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Lifechanging cholesterol finding could prevent cardiovascular disease and stroke

Dr Beatriz Romartinez-Alonso (left) and Dr Louise Fairall. (CREDIT: University of Leicester)


Researchers at the University of Leicester, in collaboration with colleagues from the USA, China, and Australia, have made a groundbreaking discovery regarding the intricate mechanism by which cholesterol from our diet is absorbed into our cells.


This significant breakthrough, recently published in the prestigious journal Science, opens up promising avenues for therapeutic interventions that could revolutionize the control of cholesterol uptake, potentially saving lives.


 
 

Cholesterol, a natural fatty substance found in the bloodstream, plays a vital role in the human body. It is primarily synthesized in the liver and is also present in certain foods, including red meat and dairy products.


Furthermore, cooking methods like frying can contribute to the cholesterol content of our diets. While cholesterol is necessary for various bodily functions, an excess of it, known as high cholesterol, can lead to the accumulation of fatty deposits in arteries, increasing the risk of heart disease.


 

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The research, generously funded by the Leducq Foundation, which awarded $6 million to eight laboratories across the USA and Europe for collaborative research into cholesterol transport within the human body, has unveiled the pivotal role of two proteins, Aster B and Aster C, in facilitating the transport of cholesterol.


These proteins are instrumental in shuttling cholesterol from the cell membrane of the intestinal lining to an internal compartment where it undergoes modification before entering circulation.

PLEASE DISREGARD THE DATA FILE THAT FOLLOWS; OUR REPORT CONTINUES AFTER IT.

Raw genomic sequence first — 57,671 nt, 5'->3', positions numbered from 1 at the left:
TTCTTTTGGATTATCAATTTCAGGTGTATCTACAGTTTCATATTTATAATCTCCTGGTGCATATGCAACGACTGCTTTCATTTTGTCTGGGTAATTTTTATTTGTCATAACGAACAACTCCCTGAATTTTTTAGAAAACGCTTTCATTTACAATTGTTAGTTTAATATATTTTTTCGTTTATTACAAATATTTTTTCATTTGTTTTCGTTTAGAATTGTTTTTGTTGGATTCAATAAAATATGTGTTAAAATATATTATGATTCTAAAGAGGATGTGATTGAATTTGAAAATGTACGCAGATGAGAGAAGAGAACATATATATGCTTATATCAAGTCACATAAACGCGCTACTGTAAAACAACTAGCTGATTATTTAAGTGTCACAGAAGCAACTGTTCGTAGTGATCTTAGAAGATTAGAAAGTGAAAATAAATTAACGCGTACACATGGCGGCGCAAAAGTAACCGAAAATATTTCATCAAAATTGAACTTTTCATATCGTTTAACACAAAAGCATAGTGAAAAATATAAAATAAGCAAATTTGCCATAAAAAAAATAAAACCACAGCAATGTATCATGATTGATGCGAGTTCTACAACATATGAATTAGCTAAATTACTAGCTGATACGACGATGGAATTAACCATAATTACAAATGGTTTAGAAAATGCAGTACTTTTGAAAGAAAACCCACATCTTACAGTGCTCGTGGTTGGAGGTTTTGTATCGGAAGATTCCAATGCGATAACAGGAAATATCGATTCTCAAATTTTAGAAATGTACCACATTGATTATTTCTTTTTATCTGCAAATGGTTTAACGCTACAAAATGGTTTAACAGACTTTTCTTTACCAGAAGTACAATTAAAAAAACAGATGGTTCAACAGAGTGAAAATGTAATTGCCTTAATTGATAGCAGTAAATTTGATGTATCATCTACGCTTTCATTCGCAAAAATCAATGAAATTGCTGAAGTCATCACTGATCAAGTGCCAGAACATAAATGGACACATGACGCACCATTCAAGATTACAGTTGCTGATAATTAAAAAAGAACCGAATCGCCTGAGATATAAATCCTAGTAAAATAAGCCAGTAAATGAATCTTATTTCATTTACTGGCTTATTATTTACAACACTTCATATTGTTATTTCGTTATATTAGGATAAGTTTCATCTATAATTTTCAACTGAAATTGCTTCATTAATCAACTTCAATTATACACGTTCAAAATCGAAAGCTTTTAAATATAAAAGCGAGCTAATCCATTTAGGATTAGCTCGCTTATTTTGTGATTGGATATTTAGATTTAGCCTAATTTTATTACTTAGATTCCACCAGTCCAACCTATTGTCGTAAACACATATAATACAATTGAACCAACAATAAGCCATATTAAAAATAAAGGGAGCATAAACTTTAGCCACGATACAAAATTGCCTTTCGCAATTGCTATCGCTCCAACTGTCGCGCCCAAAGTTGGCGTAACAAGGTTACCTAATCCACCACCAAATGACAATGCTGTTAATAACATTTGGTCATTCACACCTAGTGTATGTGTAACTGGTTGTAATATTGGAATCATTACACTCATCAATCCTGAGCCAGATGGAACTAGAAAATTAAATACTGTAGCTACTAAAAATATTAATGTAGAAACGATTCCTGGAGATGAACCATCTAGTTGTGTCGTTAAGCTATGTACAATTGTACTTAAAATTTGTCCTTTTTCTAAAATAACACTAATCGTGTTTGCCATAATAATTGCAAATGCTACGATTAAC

Professor John Schwabe, Director of the Institute for Structural and Chemical Biology at the University of Leicester, emphasized the significance of this discovery, stating, "This breakthrough is the result of a long-lasting collaboration and forms part of an international effort to identify ways in which we can combat cardiovascular disease and stroke.


Good vs bad cholesterol. (CREDIT: Creative Commons)


A better understanding of important areas of cholesterol absorption and metabolism and, particularly, how cholesterol moves within cells and tissues is essential. This knowledge will allow us to design new drugs and therapies that target specific proteins involved in these pathways to combat most pressing public health problems such as heart attacks and stroke."


 
 

One of the key highlights of this research is its potential to pave the way for innovative therapeutic strategies to control cholesterol absorption. The team at the University of Leicester used their expertise to explore how Ezetimibe, a cholesterol-lowering drug, effectively blocks the ability of Aster B and Aster C to transport cholesterol.


Dr Beatriz Romartinez-Alonso (left) and Dr Louise Fairall. (CREDIT: University of Leicester)


By gaining insights into these mechanisms, researchers hope to develop targeted therapies that can prevent excessive cholesterol from being absorbed into cells, thereby reducing the risks of heart disease and stroke.


 
 

Professor Schwabe added, "If we can prevent some cholesterol from being absorbed into our cells, we may ultimately be able to prevent individuals from having high cholesterol and cut down their risks of heart attack and stroke and therefore potentially save lives."



Asters facilitate intracellular movement of dietary cholesterol in enterocytes. (CREDIT: Science)


This research is part of a broader collaborative effort by the Leducq team, which comprises experts with diverse skills aimed at tackling the issue of cholesterol absorption from various angles.